“To the book?” He recognizes them now, the individuals in the once indistinct mass. The hopeful sound of the young sailor, the prim voice of someone from a more recent era. Maybe Chris would know. Maybe Eduardo will.

“The Facebook. The Web?” asks the one that sounds like broken glass, and it doesn’t grate so much now.

“Oh,” another sighs, like wind through tall buildings. “Oh.”

“I promise,” Mark says fiercely. Eduardo is brilliant, and he can bridge the worlds, he knows how. And Erica and Chris will help. Mark has changed the world before, with his friends, and he doesn’t have to stop now.

“It was a good story,” one of them creaks grudgingly, “though you told it poorly.” Mark laughs despite how much it hurts his ribs, and bites his lips and stares at the mist like if he tries hard enough, he might be able to see the opposite shore. “Go. Go where we cannot, Mark Zuckerberg.” and Mark places the coins in the ferryman’s hands, and does.

The boat doesn’t dip in the water as he steps on. Mark doesn’t turn around, just settles in the stern and waits, heart in his throat, and watches the tall, silent man push across the dark water.

“Remember,” someone calls, low and mournful, and it echoes across the darkness and seems to cling to the folds of Mark’s tattered clothes as they pull farther and farther from the shore.

He’s not sure when the mist surrounds them and the blackness of the river fades, but shapes start looming out of the mist—edges, and corners, and—a face, close by, staring at him.

“His eyes are open!” Dustin shrieks, and Mark frowns and raises a hand to shield his eyes against the overhead lights. Something tugs at his arm—an IV, he registers slowly. There’s a lot of beeping sounds, and noise, and fuck, oh, fuck, his feet hurt.

“Ow,” Mark says crossly, and then he sucks in a breath and doesn’t give a shit about his feet, he’s got to get up. He pulls out the IV, ignore the sharp flare of pain and spurt of blood, and starts struggling against the fitted sheets.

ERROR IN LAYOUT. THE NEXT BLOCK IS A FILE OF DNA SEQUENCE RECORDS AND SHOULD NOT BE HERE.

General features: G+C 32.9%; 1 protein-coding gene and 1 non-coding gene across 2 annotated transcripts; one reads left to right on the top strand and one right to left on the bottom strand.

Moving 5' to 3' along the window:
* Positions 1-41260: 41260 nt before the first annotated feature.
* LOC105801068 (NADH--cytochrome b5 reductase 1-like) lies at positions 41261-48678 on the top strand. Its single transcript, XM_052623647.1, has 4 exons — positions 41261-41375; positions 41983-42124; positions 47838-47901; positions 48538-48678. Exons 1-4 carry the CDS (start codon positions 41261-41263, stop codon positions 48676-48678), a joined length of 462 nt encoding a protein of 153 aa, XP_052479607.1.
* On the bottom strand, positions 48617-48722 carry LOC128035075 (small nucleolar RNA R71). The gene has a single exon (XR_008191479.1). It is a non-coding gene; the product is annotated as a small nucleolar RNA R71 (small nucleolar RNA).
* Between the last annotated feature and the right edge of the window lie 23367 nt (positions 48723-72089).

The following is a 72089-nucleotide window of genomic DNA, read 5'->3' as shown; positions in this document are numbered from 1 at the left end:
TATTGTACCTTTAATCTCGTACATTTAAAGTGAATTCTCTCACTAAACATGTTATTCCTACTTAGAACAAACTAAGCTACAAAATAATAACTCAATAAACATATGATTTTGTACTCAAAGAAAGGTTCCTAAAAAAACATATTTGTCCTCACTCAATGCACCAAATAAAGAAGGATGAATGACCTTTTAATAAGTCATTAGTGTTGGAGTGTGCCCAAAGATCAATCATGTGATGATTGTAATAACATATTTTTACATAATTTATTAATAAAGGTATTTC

“Mark, no! Hold on, goddammit,” someone says, and naturally Mark ignores them.

“Eduardo,” he says, voice dry and parched, and each word feels like it’s basically coated with sandpaper and climbing up his throat with pick-axes, but he doesn’t care. “Wardo!”

“Mark, your feet—they’re fucking ribbons, you don’t even know the freaky Stigmata shit we’ve been going through up here in the world of the living,” Dustin is bitching, and Mark really, honestly, doesn’t care. He’s on the verge of punching Dustin in the face and crawling down the hall to where he knows Eduardo’s room is when he hears it.

“You absolute ass!”

It’s a weak voice that barely makes it over the general ruckus, but Mark hears it. Oh fuck, he hears it, and it feels it like a kick to the chest. He starts struggling anew, panting, and only subsides when Dustin sits on his legs, taking advantage of Mark’s weakened state to pin him down.

Eduardo, when he poles into the room, is clinging to his IV stand and surrounded by a bevy of angry nurses and relatives. He looks like ten miles of shit, like someone dragged him from the shores of the dead and through the liminal mires and back up into the living again, and he’s the most perfect, beautiful thing Mark’s ever seen.

“What were you thinking!” Eduardo must be feeling better already, because his voice has some depth now, ringing through the room. Mark can’t stop smiling.

“Hi, Wardo,” he says, and settles back into the pillows and lets Dustin hand him a glass of water.

“Hi? Hi, Wardo?”

Mark sucks down water while he watches Eduardo’s cheeks flush a furious pink. He hands the empty glass back to Dustin, ignoring the rest of the room and conversation and everything, and says, calmly and clearly, “I love you.”